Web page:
Mayor Young Selects the Baltimore Development Corporation and Neighborhood Design Center to Lead Design for Distancing: Reopening Baltimore Together, a Tactical Public Health and Business Recovery Initiative Throughout Baltimore City Districts
Tuesday May 26th, 2020
Better Schools. Safer Streets. Stronger Neighborhoods.
FOR IMMEDIATE RELEASE
BALTIMORE, MD. — With a $1.5 million investment from Baltimore City’s COVID-19 Small Business Assistance Initiative, Mayor Bernard C. “Jack” Young has announced that Baltimore Development Corporation (BDC) and Neighborhood Design Center (NDC) will lead Design for Distancing: Reopening Baltimore Together, a tactical urban design initiative intended to help small businesses reopen without compromising public health. The effort will encompass selected districts across the city, including current and former Main Streets, Retail Business Licensing Districts (RBLD), and Arts & Entertainment Districts identified as priority areas for the Small Business Assistance Fund grant program.
Working in partnership with Johns Hopkins Bloomberg School of Public Health (JHSPH) experts and local stakeholders, the BDC and NDC will:
- Launch a design RFP that seeks tactical concepts for innovative urban public space configurations for safe, socially distancing and patronizing businesses using JHSPH proposed guidelines. The top concepts will be selected by June 4, 2020, and there will be $50,000 in stipends available for those chosen. Winning designers may participate in the physical implementation, but are not required to do so.
- Create a digital Pattern Book containing the winning designs along with additional resources, made free for download to anyone in the world to utilize.
- Implement public space reconfigurations in select Baltimore City Districts. Each district will be paired with a local design-build team to scope, develop and implement public space interventions in July. Design-build teams will be awarded a $10,000 design stipend.
This effort is part of Mayor Young’s COVID-19 Small Business Assistance Initiative, which established the COVID-19 Small Business Task Force, a public-private partnership with a $5.5 million fund to provide financial assistance to small businesses, as well as other resources and guidelines to help neighborhood businesses reopen safely.
“In Baltimore, the streets, sidewalks and stoops are important gathering spaces, and in many ways the intersection of our lives. Recapturing these areas is critical to our reopening and economic recovery but it must be done in a creative and safe use of space. This is a special chance to show these spaces love and keep our citizens safe in order to support activities like lining up for restaurant carry-out, patronizing farmer’s markets, and waiting outside of barbershops and salons, laundromats, and banks all while using public health best practices,” said Mayor Young. “We have the most capable and brightest public health experts, designers, makers, and innovators living and working in Baltimore City. We are well poised to lead the world in this way.”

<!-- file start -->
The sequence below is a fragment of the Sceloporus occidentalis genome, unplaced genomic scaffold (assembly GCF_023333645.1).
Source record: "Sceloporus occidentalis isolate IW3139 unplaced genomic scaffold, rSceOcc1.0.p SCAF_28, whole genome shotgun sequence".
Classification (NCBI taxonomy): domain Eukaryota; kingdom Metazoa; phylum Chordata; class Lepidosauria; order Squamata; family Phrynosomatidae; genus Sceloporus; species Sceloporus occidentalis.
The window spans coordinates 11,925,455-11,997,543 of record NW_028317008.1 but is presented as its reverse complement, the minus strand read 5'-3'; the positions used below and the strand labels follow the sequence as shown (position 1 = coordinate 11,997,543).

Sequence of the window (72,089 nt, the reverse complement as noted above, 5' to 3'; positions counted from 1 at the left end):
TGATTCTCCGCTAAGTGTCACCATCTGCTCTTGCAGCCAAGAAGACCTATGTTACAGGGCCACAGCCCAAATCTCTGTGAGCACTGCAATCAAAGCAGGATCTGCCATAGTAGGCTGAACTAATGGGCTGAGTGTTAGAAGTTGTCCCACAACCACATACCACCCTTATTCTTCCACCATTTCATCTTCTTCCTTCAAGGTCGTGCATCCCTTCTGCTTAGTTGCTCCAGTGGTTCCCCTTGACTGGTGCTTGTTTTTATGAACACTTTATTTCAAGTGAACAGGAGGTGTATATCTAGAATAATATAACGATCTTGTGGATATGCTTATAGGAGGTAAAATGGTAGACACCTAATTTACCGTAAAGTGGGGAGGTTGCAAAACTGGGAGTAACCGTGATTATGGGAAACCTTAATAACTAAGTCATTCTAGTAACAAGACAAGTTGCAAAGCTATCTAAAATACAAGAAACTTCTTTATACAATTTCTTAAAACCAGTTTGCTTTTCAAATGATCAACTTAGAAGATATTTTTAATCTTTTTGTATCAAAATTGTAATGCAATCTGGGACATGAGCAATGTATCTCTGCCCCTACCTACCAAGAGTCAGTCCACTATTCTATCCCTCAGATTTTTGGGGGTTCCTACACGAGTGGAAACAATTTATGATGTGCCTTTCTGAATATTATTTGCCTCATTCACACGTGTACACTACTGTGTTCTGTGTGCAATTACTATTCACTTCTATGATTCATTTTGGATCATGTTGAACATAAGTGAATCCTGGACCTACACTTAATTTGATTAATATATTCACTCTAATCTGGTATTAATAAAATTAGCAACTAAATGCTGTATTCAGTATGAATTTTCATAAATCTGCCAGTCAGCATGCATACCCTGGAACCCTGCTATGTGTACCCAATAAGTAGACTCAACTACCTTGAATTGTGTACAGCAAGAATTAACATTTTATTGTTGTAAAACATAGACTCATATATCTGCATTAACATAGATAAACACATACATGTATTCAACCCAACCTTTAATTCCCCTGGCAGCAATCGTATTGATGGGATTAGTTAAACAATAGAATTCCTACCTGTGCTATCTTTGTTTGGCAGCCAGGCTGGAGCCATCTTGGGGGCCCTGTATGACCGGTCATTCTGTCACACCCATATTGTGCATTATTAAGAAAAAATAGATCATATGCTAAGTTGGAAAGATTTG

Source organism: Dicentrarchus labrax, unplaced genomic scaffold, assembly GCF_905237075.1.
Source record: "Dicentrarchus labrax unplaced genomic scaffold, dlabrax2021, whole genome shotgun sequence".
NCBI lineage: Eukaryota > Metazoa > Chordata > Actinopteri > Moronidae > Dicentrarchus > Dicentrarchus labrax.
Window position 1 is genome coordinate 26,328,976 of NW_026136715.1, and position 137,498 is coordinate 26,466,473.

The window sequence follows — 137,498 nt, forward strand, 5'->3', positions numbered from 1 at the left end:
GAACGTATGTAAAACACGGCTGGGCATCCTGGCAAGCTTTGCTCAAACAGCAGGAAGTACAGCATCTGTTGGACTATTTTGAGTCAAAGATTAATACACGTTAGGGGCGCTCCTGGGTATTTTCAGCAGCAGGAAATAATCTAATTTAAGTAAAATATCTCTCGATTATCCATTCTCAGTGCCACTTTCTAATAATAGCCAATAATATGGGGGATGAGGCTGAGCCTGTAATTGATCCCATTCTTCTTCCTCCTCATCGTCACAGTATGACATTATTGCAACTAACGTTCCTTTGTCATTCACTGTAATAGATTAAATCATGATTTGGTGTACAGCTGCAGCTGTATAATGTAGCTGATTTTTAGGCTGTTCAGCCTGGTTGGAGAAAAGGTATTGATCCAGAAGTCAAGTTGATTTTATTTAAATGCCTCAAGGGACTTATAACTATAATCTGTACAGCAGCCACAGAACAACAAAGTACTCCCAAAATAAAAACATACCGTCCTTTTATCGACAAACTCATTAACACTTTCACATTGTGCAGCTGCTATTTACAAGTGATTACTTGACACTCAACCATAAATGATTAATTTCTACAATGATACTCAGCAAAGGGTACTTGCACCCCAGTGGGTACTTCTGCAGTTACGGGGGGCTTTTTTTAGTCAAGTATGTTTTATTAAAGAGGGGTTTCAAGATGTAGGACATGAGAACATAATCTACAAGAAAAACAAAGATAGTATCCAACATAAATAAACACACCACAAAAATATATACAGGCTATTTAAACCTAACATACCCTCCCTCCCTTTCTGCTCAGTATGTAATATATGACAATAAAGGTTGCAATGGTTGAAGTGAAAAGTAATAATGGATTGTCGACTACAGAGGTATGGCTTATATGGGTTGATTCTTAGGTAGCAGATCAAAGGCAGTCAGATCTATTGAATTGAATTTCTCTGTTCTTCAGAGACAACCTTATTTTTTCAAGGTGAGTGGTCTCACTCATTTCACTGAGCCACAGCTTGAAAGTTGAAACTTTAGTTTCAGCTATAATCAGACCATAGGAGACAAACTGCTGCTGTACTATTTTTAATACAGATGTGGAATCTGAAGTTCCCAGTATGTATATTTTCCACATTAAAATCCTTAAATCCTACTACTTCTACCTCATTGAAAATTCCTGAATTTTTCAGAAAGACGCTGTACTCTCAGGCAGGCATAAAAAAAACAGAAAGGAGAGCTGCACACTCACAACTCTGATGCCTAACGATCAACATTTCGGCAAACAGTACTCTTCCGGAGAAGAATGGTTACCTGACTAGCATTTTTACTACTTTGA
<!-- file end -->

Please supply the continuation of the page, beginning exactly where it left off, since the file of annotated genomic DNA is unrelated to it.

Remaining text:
The districts were selected based on eligibility criteria that aligns with the BDC’s Small Business Assistance Fund Grant.
“Reopening in a manner consistent with public health best practices will require businesses to make significant adjustments to their operation and capacity,” said Colin Tarbert, president and CEO of BDC. “BDC’s goal is to support small businesses by assisting them to adapt to these social distancing guidelines by reconfiguring public spaces to maximize outdoor seating and waiting areas as they begin to reopen."
To learn more about BDC’s larger efforts, visit their resource hub here, a repository of information and resources for both residents and businesses that is continuously updated as new information becomes available.
“Over the next few months, cities around the world will be working to develop innovative solutions that safely allow their economies and public lives to open up again. Baltimore has the opportunity to not only support its own incredible small business community, but also be a leader in creating new urban models for social distancing,” said Jennifer Goold, Executive Director of the Neighborhood Design Center. “We are looking for creative design submissions from local agencies and freelancers, even if they don’t have the capacity to implement their creation. These concepts will then be built in Baltimore and shared with others around the world to borrow from in order to create their own practical solutions.”
About Baltimore Development Corporation
The Baltimore Development Corporation (BDC) is the economic development agency for the City of Baltimore. Its mission is to grow the city’s economy in an inclusive manner by retaining, expanding and attracting businesses and promoting investment, thereby increasing career opportunities for residents.
About Neighborhood Design Center
Since 1968, Neighborhood Design Center (NDC) has helped low and moderate income communities build new playgrounds, reclaim abandoned buildings and vacant lots, develop affordable housing, revitalize commercial districts and create neighborhood master plans. With offices in the Station North area of Baltimore and in Hyattsville, Maryland, NDC’s assistance strengthens civic participation in development initiatives, educates the public about the value of good design, planning and preservation as community revitalization tools, and increases investment in the responsive rebuilding of neighborhoods. Learn more here.